After 39,000 tons of toxic coal ash rom Duke Energy retention ponds spilled into the Dan River just outside Eden, N.C., in early February 2014, the news coverage by local, state and national media was intense. I wrote early on about the environmental impact, too, but saw a larger business story. Two-thirds of the Dan River was unaffected by the spill, yet the communities, and businesses, along that still-clean stretch of the river couldn’t be heard above the outcry over the massive spill. My cover story in the Triad Business Journal explores that angle.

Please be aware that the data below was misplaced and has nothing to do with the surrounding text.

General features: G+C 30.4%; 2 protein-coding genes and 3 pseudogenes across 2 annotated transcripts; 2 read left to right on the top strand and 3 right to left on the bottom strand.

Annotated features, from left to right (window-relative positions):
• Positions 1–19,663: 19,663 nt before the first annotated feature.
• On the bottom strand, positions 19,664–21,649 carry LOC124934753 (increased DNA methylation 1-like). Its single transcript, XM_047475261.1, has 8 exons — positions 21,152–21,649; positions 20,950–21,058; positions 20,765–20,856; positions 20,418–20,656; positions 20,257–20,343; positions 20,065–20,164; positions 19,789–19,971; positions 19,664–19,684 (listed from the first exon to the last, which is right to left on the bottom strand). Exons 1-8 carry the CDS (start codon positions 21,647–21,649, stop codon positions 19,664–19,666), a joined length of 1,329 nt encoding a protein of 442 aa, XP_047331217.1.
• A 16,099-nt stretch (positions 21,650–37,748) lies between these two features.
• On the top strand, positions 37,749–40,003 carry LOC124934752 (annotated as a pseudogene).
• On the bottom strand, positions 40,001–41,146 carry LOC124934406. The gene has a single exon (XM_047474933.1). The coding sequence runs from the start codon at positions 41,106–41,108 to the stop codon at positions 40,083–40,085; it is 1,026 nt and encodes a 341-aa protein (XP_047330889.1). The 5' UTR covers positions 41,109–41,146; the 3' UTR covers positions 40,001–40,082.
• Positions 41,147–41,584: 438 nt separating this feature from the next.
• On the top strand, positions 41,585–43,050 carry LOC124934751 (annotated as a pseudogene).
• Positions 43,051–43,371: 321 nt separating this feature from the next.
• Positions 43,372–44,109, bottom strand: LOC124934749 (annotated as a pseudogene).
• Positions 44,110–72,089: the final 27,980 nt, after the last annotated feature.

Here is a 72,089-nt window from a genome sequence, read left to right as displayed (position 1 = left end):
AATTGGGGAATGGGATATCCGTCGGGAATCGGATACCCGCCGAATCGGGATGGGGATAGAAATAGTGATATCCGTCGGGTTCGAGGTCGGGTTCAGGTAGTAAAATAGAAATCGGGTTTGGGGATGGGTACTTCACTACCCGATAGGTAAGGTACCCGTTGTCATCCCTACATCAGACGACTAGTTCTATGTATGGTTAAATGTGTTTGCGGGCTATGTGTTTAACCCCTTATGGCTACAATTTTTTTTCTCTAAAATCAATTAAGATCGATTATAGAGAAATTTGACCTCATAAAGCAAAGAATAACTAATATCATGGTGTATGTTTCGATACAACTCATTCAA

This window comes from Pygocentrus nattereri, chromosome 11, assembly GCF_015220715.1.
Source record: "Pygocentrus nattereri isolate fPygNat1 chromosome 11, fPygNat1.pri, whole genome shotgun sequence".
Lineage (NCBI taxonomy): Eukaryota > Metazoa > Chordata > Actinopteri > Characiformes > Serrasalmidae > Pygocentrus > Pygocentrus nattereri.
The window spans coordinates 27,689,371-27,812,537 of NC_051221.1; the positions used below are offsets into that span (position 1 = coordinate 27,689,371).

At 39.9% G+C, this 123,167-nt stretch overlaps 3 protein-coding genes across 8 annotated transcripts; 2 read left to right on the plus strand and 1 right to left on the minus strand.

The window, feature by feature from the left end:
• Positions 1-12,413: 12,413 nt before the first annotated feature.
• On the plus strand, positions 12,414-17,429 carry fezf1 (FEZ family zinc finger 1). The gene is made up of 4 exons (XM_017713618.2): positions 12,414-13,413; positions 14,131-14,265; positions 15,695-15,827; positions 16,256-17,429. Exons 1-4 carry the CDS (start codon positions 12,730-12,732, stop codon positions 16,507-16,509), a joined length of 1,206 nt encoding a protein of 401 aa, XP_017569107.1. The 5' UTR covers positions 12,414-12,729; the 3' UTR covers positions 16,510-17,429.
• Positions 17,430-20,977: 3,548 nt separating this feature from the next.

Excerpt: “Add this irony for Eden and a host of Dan River communities west — upstream — of the spill: Their Dan River has no coal ash. It is just as clean and safe as in the days before the massive spill. That simple point has been lost in the great deluge of ongoing media coverage. Eden and Rockingham County have perhaps never gotten so much sustained national attention. Virtually all of it negative. Water, and coal ash, flow downstream. But a toxic perception has flowed in both directions.”
Brian Williams, a program manager with the Dan River Basin Association, dredges the river bottom across from the Duke Energy steam plant.